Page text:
MD Anderson receives $10.6 million from CPRIT for lung cancer research

MD Anderson receives $10.6 million from CPRIT for lung cancer research

The University of Texas MD Anderson Cancer Center will receive $10.6 million in funding from the Cancer Prevention and Research Institute of Texas (CPRIT) for two collaborative studies targeting crucial issues in lung cancer.

The two multi-investigator research awards, designed to support teams of researchers from multiple Texas institutions, were announced Wednesday after the CPRIT Oversight Committee met to approve new projects.

Both grants originate from MD Anderson’s Lung Cancer Moon Shot, part of its Moon Shots Program to reduce cancer deaths by accelerating the development of new treatments, prevention programs and early detection efforts based on scientific discoveries.

One $6 million grant focuses on defining and defeating lung cancers driven by KRAS gene mutations, which account for about 25 percent of non-small cell lung cancers.  KRAS mutations cannot be directly treated at present, while drugs have been found to hit other, less common, mutations. Jonathan Kurie, M.D., professor of Thoracic/Head and Neck Medical Oncology is principal investigator of the project.

A $4.6 million grant will study the pathogenesis and early progression of lung cancer, addressing the diversity of genomic alterations in lung tumors. The project leader is Ignacio Wistuba, M.D., chair of Translational Molecular Pathology.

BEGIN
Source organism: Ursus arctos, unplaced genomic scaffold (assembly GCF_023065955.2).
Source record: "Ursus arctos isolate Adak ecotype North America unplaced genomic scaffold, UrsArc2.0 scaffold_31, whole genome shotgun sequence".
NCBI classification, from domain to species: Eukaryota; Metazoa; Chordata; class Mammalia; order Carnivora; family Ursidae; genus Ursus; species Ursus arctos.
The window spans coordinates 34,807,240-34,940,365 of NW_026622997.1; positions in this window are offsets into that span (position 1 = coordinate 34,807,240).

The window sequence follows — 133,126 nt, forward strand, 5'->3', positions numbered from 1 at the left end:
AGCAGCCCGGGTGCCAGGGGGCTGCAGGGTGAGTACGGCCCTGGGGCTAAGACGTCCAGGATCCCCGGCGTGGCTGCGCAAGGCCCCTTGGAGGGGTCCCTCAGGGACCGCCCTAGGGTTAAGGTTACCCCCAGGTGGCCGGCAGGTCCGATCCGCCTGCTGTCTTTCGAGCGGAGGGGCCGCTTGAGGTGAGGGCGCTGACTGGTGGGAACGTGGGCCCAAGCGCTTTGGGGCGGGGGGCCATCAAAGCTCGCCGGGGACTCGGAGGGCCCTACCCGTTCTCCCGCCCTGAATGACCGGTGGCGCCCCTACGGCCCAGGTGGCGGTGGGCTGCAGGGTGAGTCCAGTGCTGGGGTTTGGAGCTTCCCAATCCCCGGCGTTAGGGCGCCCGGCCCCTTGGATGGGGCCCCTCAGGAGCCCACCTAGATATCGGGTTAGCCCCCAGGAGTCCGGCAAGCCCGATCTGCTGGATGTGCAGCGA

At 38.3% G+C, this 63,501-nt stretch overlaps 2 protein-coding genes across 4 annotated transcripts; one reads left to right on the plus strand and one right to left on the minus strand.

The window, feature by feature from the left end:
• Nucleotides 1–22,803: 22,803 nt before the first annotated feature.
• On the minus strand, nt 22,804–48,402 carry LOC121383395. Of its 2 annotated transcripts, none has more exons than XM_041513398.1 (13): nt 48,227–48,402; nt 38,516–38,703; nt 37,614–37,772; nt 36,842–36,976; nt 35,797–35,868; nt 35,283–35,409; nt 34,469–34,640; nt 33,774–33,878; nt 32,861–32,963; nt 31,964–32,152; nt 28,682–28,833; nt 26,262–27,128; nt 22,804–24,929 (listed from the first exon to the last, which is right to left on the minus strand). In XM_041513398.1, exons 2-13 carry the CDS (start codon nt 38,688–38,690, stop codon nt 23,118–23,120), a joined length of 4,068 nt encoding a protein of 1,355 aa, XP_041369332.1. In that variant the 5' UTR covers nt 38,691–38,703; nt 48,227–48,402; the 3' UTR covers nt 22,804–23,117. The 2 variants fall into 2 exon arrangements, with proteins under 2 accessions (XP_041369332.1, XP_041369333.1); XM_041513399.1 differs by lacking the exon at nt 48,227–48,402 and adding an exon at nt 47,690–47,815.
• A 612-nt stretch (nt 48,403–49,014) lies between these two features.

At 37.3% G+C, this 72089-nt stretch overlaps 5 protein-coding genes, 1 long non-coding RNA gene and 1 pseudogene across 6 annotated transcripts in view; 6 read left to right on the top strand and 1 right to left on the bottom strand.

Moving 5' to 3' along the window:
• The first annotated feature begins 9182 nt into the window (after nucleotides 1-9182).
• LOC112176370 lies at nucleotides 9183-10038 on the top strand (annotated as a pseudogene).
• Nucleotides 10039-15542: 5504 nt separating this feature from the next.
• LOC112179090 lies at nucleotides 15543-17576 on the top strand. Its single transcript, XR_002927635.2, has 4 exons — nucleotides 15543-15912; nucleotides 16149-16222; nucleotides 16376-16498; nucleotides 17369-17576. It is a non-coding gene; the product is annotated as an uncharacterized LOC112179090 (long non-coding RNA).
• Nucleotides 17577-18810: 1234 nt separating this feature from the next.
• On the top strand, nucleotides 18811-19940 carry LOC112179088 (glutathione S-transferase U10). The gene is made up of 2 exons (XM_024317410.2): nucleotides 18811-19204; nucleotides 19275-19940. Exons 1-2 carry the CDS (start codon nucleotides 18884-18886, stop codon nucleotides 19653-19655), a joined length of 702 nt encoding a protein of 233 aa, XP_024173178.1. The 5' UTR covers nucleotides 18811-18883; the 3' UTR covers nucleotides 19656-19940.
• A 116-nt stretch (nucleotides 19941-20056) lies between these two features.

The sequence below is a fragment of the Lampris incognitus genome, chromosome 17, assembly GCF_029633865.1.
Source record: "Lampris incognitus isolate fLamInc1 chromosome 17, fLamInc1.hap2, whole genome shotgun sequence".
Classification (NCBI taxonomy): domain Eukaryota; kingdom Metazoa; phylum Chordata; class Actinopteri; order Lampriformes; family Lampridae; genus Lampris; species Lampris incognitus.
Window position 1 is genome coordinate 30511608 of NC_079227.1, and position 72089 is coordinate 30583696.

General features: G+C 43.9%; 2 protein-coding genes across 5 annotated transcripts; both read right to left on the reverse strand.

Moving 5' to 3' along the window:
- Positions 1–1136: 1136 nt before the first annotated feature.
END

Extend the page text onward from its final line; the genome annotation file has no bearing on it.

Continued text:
“Our Moon Shots Program is designed to swiftly advance life-saving innovations, and CPRIT funding helps us address crucial issues in reducing mortality from the most lethal of cancers,” said Ronald A. DePinho, M.D., president of MD Anderson. “We are proud our experts received the only multi-investigator research projects awarded by CPRIT during this review term. This is a testament to the quality of our science as well as our collaborative team culture.”

MD Anderson also received a high-impact/high-risk grant of $200,000 to target a specific type of mutation found in leukemias.

For CPRIT, the grants announced Wednesday are a milestone, reaching the halfway point for its funding authority. To date, the institute has awarded 1,033 grants totaling more than $1.57 billion. The agency was launched in 2009 after Texas voters overwhelmingly approved a 2007 bond issue committing $3 billion to the fight to end cancer.